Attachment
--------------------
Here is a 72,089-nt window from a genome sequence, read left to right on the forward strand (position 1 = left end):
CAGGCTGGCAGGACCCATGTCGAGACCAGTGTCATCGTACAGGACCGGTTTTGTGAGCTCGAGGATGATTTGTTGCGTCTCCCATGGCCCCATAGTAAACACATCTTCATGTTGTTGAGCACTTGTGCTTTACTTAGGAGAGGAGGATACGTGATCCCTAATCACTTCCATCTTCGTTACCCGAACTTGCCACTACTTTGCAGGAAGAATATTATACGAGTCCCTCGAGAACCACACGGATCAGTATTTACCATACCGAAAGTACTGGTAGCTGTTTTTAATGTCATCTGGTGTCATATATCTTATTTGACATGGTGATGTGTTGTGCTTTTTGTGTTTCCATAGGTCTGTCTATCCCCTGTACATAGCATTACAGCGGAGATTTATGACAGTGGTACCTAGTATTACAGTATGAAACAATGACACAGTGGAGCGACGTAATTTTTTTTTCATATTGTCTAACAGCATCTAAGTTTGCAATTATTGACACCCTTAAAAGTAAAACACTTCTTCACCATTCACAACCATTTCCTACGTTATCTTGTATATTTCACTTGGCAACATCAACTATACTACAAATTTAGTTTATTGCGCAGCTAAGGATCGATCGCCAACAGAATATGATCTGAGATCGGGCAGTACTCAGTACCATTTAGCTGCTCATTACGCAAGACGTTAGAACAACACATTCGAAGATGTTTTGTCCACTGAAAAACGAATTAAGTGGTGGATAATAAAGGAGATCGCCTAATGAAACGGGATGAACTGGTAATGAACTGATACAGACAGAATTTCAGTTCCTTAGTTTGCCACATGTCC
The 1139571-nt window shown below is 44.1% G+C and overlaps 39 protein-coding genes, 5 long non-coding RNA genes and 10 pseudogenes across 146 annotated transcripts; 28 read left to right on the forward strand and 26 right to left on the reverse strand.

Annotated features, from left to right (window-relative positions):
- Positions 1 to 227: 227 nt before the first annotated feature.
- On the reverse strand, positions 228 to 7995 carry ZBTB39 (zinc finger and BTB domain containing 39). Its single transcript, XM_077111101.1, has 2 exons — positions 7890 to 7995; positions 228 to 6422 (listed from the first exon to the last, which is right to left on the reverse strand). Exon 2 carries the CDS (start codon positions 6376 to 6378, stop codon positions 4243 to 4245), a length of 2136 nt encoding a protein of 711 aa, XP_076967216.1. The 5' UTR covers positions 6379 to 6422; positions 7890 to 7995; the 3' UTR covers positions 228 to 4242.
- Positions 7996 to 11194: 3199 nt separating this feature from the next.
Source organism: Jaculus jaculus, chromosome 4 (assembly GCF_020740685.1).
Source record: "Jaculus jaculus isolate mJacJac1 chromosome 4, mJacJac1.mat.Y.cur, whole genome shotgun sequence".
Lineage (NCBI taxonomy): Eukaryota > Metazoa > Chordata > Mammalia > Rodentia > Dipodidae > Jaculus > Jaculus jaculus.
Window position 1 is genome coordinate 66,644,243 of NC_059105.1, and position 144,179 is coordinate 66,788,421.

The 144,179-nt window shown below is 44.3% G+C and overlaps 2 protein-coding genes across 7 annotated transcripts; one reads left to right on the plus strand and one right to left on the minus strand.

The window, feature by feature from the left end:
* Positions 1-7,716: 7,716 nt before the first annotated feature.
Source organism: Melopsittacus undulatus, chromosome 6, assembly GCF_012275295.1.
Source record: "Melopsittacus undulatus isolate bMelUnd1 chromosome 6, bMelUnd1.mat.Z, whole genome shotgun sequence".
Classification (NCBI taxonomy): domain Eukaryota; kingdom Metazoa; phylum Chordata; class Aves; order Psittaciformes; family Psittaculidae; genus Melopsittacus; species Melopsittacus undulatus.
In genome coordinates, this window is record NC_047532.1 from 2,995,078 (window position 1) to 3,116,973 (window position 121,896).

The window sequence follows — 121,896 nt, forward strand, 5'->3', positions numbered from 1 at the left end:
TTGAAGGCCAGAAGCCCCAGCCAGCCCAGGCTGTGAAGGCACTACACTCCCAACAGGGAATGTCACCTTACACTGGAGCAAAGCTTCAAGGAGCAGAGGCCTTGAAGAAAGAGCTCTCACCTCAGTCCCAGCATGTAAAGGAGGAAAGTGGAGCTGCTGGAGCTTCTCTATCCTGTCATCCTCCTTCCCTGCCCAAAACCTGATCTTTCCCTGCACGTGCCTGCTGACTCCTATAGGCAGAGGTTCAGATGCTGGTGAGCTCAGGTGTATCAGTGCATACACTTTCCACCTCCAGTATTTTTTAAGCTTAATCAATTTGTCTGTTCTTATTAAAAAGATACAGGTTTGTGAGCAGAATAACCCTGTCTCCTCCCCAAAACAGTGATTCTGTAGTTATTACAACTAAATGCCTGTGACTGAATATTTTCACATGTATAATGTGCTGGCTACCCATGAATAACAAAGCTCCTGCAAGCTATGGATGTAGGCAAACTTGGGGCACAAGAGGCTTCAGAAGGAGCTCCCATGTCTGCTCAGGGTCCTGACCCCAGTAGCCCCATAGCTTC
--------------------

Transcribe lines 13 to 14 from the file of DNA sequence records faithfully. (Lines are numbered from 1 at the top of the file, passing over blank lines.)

The window, feature by feature from the left end:
* Positions 1-7,716: 7,716 nt before the first annotated feature.